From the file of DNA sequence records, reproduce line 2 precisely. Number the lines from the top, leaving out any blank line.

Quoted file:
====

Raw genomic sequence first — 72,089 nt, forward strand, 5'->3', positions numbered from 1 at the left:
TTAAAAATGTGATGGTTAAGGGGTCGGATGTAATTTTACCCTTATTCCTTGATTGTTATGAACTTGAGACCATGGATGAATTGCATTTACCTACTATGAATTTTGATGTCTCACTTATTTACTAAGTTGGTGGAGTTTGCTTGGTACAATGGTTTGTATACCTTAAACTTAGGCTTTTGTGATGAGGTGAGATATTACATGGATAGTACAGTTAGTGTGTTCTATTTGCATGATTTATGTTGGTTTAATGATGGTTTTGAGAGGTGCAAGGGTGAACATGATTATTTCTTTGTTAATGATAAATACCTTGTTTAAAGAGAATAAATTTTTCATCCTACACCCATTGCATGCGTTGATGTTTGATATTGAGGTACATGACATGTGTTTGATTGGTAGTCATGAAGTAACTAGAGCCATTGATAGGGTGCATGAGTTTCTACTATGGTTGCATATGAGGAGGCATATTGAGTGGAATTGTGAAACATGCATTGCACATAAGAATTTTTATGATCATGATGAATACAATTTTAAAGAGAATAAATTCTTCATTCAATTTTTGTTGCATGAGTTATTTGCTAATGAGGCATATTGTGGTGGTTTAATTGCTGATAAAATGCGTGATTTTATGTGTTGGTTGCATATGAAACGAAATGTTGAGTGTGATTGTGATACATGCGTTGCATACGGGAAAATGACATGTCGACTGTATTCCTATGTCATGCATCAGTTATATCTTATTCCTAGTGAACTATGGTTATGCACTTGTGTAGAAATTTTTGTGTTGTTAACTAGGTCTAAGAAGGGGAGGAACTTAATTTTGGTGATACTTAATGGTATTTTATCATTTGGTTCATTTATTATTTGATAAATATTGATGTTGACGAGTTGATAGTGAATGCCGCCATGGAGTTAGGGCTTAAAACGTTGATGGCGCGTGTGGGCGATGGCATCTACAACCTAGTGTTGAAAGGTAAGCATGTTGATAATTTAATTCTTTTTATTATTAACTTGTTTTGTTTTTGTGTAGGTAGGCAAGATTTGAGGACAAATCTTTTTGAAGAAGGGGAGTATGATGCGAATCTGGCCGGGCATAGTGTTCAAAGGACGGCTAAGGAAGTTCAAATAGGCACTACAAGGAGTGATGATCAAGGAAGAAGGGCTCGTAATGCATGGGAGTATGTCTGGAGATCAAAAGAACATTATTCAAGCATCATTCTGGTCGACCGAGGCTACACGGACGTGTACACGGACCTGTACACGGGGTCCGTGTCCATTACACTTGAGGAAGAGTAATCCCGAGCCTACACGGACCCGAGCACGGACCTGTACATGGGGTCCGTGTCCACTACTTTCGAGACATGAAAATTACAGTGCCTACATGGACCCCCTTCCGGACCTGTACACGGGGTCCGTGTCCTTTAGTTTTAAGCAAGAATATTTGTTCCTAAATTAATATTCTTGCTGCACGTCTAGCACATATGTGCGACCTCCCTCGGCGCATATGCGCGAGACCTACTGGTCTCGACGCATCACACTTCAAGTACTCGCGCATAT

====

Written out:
TTAAAAATGTGATGGTTAAGGGGTCGGATGTAATTTTACCCTTATTCCTTGATTGTTATGAACTTGAGACCATGGATGAATTGCATTTACCTACTATGAATTTTGATGTCTCACTTATTTACTAAGTTGGTGGAGTTTGCTTGGTACAATGGTTTGTATACCTTAAACTTAGGCTTTTGTGATGAGGTGAGATATTACATGGATAGTACAGTTAGTGTGTTCTATTTGCATGATTTATGTTGGTTTAATGATGGTTTTGAGAGGTGCAAGGGTGAACATGATTATTTCTTTGTTAATGATAAATACCTTGTTTAAAGAGAATAAATTTTTCATCCTACACCCATTGCATGCGTTGATGTTTGATATTGAGGTACATGACATGTGTTTGATTGGTAGTCATGAAGTAACTAGAGCCATTGATAGGGTGCATGAGTTTCTACTATGGTTGCATATGAGGAGGCATATTGAGTGGAATTGTGAAACATGCATTGCACATAAGAATTTTTATGATCATGATGAATACAATTTTAAAGAGAATAAATTCTTCATTCAATTTTTGTTGCATGAGTTATTTGCTAATGAGGCATATTGTGGTGGTTTAATTGCTGATAAAATGCGTGATTTTATGTGTTGGTTGCATATGAAACGAAATGTTGAGTGTGATTGTGATACATGCGTTGCATACGGGAAAATGACATGTCGACTGTATTCCTATGTCATGCATCAGTTATATCTTATTCCTAGTGAACTATGGTTATGCACTTGTGTAGAAATTTTTGTGTTGTTAACTAGGTCTAAGAAGGGGAGGAACTTAATTTTGGTGATACTTAATGGTATTTTATCATTTGGTTCATTTATTATTTGATAAATATTGATGTTGACGAGTTGATAGTGAATGCCGCCATGGAGTTAGGGCTTAAAACGTTGATGGCGCGTGTGGGCGATGGCATCTACAACCTAGTGTTGAAAGGTAAGCATGTTGATAATTTAATTCTTTTTATTATTAACTTGTTTTGTTTTTGTGTAGGTAGGCAAGATTTGAGGACAAATCTTTTTGAAGAAGGGGAGTATGATGCGAATCTGGCCGGGCATAGTGTTCAAAGGACGGCTAAGGAAGTTCAAATAGGCACTACAAGGAGTGATGATCAAGGAAGAAGGGCTCGTAATGCATGGGAGTATGTCTGGAGATCAAAAGAACATTATTCAAGCATCATTCTGGTCGACCGAGGCTACACGGACGTGTACACGGACCTGTACACGGGGTCCGTGTCCATTACACTTGAGGAAGAGTAATCCCGAGCCTACACGGACCCGAGCACGGACCTGTACATGGGGTCCGTGTCCACTACTTTCGAGACATGAAAATTACAGTGCCTACATGGACCCCCTTCCGGACCTGTACACGGGGTCCGTGTCCTTTAGTTTTAAGCAAGAATATTTGTTCCTAAATTAATATTCTTGCTGCACGTCTAGCACATATGTGCGACCTCCCTCGGCGCATATGCGCGAGACCTACTGGTCTCGACGCATCACACTTCAAGTACTCGCGCATAT